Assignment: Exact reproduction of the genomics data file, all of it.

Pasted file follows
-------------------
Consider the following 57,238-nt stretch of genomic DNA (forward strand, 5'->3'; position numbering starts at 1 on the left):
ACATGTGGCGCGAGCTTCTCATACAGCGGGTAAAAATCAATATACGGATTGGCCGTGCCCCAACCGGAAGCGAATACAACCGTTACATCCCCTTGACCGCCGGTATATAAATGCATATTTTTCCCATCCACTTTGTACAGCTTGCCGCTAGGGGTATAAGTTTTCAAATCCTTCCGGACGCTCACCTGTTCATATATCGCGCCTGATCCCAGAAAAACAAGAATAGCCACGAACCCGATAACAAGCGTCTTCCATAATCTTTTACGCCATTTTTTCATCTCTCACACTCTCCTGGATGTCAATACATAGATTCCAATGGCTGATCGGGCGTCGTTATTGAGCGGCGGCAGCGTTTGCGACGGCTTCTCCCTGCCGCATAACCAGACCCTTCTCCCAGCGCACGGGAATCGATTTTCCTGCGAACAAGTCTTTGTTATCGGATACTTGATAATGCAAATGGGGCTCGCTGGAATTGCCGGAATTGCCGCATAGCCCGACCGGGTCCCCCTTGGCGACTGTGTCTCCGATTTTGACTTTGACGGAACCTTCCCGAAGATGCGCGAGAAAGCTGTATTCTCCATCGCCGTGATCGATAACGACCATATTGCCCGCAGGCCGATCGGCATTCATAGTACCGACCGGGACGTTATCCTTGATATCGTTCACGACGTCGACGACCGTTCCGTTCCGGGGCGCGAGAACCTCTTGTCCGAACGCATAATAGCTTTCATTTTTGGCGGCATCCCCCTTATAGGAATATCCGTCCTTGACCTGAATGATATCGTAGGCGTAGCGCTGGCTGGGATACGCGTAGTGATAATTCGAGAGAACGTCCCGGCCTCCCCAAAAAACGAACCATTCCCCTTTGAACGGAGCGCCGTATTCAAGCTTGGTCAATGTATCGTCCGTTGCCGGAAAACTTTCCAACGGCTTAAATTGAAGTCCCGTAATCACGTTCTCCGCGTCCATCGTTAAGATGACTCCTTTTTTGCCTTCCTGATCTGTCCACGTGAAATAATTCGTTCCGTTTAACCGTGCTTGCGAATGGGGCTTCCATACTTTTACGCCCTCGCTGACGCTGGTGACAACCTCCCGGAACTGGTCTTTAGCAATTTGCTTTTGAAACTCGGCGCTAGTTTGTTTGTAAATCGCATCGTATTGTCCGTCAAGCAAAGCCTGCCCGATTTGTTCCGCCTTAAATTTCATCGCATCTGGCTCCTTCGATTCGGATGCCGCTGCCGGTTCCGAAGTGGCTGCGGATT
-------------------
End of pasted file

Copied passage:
Consider the following 57,238-nt stretch of genomic DNA (forward strand, 5'->3'; position numbering starts at 1 on the left):
ACATGTGGCGCGAGCTTCTCATACAGCGGGTAAAAATCAATATACGGATTGGCCGTGCCCCAACCGGAAGCGAATACAACCGTTACATCCCCTTGACCGCCGGTATATAAATGCATATTTTTCCCATCCACTTTGTACAGCTTGCCGCTAGGGGTATAAGTTTTCAAATCCTTCCGGACGCTCACCTGTTCATATATCGCGCCTGATCCCAGAAAAACAAGAATAGCCACGAACCCGATAACAAGCGTCTTCCATAATCTTTTACGCCATTTTTTCATCTCTCACACTCTCCTGGATGTCAATACATAGATTCCAATGGCTGATCGGGCGTCGTTATTGAGCGGCGGCAGCGTTTGCGACGGCTTCTCCCTGCCGCATAACCAGACCCTTCTCCCAGCGCACGGGAATCGATTTTCCTGCGAACAAGTCTTTGTTATCGGATACTTGATAATGCAAATGGGGCTCGCTGGAATTGCCGGAATTGCCGCATAGCCCGACCGGGTCCCCCTTGGCGACTGTGTCTCCGATTTTGACTTTGACGGAACCTTCCCGAAGATGCGCGAGAAAGCTGTATTCTCCATCGCCGTGATCGATAACGACCATATTGCCCGCAGGCCGATCGGCATTCATAGTACCGACCGGGACGTTATCCTTGATATCGTTCACGACGTCGACGACCGTTCCGTTCCGGGGCGCGAGAACCTCTTGTCCGAACGCATAATAGCTTTCATTTTTGGCGGCATCCCCCTTATAGGAATATCCGTCCTTGACCTGAATGATATCGTAGGCGTAGCGCTGGCTGGGATACGCGTAGTGATAATTCGAGAGAACGTCCCGGCCTCCCCAAAAAACGAACCATTCCCCTTTGAACGGAGCGCCGTATTCAAGCTTGGTCAATGTATCGTCCGTTGCCGGAAAACTTTCCAACGGCTTAAATTGAAGTCCCGTAATCACGTTCTCCGCGTCCATCGTTAAGATGACTCCTTTTTTGCCTTCCTGATCTGTCCACGTGAAATAATTCGTTCCGTTTAACCGTGCTTGCGAATGGGGCTTCCATACTTTTACGCCCTCGCTGACGCTGGTGACAACCTCCCGGAACTGGTCTTTAGCAATTTGCTTTTGAAACTCGGCGCTAGTTTGTTTGTAAATCGCATCGTATTGTCCGTCAAGCAAAGCCTGCCCGATTTGTTCCGCCTTAAATTTCATCGCATCTGGCTCCTTCGATTCGGATGCCGCTGCCGGTTCCGAAGTGGCTGCGGATT